10. Phantom Words – These come from Prof Diana Deutsch of the University of California, who is the master of sonic illusions – some have called her the grand dame of auditory neuroscience. She is one cool cat – and a fantastic example of a scientist who is not only a woman, but also achieves things that are, for lack of a better descriptor, spectacularly original. They can find all the examples of her work online for free on her website.
11. Reconstructed Speech – Dr Brian Pasley is using sophisticated software and intracranial recordings of the brain to reconstruct what words subjects heard, and to reproduce them with computer algorithms. You can read the original paper in PLoS Biology here.
12. Music of the Hemispheres – Prof Dan Lloyd has translated the activity of fMRI recordings of the brain into music – you can watch this video and read more about his work here. Honestly – his theory is really without any rivals, artistically or philosophically. Whether you agree with his hypothesis – that “we are all symphonies” or not – you will at least find the videos and short films edifying.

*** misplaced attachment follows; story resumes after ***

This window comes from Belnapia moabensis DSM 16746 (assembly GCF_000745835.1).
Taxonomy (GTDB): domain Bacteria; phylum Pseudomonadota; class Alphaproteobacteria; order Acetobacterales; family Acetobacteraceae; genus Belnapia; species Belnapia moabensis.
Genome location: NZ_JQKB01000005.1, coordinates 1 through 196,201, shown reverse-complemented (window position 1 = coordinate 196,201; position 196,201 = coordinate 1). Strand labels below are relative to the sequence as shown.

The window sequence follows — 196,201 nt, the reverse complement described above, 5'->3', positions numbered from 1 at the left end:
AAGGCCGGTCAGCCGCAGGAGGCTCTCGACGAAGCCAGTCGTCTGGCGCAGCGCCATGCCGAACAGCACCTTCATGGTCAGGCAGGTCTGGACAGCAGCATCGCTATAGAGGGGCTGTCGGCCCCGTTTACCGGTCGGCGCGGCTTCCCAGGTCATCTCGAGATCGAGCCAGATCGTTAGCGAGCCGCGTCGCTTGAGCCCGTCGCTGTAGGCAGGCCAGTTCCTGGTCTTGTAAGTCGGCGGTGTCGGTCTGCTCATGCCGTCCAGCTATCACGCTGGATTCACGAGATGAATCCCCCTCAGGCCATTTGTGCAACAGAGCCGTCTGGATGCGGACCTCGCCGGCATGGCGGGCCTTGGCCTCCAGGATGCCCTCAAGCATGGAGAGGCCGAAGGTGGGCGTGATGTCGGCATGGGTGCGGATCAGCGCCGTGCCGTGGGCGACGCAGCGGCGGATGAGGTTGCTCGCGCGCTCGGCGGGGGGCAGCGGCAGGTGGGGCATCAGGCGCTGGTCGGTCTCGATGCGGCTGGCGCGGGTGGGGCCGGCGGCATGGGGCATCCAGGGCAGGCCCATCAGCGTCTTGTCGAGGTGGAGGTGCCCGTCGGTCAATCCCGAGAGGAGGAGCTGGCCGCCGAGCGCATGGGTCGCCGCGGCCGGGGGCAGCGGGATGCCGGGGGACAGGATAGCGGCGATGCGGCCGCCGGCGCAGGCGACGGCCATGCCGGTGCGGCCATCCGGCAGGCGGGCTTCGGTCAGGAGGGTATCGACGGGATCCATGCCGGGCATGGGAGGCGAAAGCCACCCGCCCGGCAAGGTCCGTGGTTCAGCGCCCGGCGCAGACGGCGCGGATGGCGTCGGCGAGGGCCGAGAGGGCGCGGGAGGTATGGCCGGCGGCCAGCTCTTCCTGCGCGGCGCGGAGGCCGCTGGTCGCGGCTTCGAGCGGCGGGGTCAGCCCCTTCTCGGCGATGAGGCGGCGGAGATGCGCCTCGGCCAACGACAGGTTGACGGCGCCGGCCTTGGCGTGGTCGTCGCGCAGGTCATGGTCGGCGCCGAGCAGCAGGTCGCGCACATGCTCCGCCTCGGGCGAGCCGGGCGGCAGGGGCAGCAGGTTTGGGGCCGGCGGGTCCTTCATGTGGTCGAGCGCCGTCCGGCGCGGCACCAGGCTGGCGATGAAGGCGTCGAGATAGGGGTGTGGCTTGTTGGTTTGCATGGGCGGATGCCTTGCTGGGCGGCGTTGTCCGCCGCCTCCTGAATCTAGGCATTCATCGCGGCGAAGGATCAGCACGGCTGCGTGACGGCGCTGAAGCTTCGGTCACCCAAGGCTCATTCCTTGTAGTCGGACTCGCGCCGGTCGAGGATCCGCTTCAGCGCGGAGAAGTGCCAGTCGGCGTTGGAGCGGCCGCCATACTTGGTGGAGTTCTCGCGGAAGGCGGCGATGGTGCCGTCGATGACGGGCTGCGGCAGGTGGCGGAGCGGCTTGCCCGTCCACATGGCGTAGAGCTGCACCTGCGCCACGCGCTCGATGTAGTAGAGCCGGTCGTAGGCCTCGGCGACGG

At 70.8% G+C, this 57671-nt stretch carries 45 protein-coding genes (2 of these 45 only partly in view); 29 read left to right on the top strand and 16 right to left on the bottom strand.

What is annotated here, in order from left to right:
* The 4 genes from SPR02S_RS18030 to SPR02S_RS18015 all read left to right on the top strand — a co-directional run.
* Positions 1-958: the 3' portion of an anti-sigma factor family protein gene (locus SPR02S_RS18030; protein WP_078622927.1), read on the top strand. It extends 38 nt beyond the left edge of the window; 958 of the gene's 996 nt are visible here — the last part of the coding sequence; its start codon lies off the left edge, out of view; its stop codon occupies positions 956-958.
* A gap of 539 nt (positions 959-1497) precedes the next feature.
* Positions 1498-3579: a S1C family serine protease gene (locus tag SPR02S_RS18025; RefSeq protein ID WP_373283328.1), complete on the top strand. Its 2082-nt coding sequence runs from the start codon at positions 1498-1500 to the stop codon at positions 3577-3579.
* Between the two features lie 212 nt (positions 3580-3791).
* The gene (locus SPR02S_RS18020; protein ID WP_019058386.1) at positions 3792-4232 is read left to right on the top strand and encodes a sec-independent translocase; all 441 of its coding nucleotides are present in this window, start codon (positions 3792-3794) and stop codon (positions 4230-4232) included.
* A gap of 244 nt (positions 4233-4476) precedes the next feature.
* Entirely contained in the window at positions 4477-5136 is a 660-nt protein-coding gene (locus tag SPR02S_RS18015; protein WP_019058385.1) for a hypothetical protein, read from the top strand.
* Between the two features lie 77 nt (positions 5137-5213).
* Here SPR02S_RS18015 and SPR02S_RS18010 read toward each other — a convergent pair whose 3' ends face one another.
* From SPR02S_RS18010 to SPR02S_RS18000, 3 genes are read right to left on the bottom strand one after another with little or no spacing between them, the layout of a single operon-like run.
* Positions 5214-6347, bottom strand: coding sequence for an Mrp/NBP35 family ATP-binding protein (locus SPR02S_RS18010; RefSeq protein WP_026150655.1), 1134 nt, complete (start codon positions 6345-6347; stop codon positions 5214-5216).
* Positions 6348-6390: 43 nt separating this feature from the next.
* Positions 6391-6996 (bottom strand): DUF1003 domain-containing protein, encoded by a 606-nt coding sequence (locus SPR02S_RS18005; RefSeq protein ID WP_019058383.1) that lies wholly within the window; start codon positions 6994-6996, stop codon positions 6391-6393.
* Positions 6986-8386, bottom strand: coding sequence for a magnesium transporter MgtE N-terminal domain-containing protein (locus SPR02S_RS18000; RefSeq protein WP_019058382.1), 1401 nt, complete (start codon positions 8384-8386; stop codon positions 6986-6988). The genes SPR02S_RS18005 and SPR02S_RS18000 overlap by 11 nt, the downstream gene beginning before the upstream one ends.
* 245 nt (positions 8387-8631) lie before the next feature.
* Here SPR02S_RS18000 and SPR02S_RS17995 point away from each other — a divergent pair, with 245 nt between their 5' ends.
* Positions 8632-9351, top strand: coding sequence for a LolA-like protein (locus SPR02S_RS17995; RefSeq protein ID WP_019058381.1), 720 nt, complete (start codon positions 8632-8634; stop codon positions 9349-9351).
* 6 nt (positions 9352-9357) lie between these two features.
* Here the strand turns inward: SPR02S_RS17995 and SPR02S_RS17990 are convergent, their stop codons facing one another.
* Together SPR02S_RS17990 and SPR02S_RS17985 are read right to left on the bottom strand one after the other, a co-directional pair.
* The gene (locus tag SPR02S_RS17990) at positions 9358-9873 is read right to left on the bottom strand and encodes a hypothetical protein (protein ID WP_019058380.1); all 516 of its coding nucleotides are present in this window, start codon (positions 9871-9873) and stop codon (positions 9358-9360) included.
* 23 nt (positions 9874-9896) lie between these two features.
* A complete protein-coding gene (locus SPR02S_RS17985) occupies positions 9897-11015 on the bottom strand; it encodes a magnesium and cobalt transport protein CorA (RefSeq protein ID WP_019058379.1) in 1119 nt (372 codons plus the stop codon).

13. Remix: The Music Of The Mind – An original remix created for us by composer Dean Williams – made entirely from the sound samples from the rest of this tour. You can download that entire track and learn more about how he made this unprecedented musical score here.
This has been the Guerilla Science Sonic Tour of the Brain – we perhaps might not have been able to explain exactly what the brain sounds like, but we hope, there are many different ways of approaching the question.
By Zoe Cormier – hopelessly devoted audiophile, and co-founder of Guerilla Science.
The new Home app/UX/quasi-OS is deeply integrated into the Android environment. It takes an effort to shut it down, because Home’s whole premise is to be always on and be the dashboard to your social world. It wants to be the start button for apps that are on your Android device, which in turn will give Facebook a deep insight on what is popular. And of course, it can build an app that mimics the functionality of that popular, fast-growing mobile app. I have seen it done before, both on other platforms and on Facebook.
But there is a bigger worry. The phone’s GPS can send constant information back to the Facebook servers, telling it your whereabouts at any time.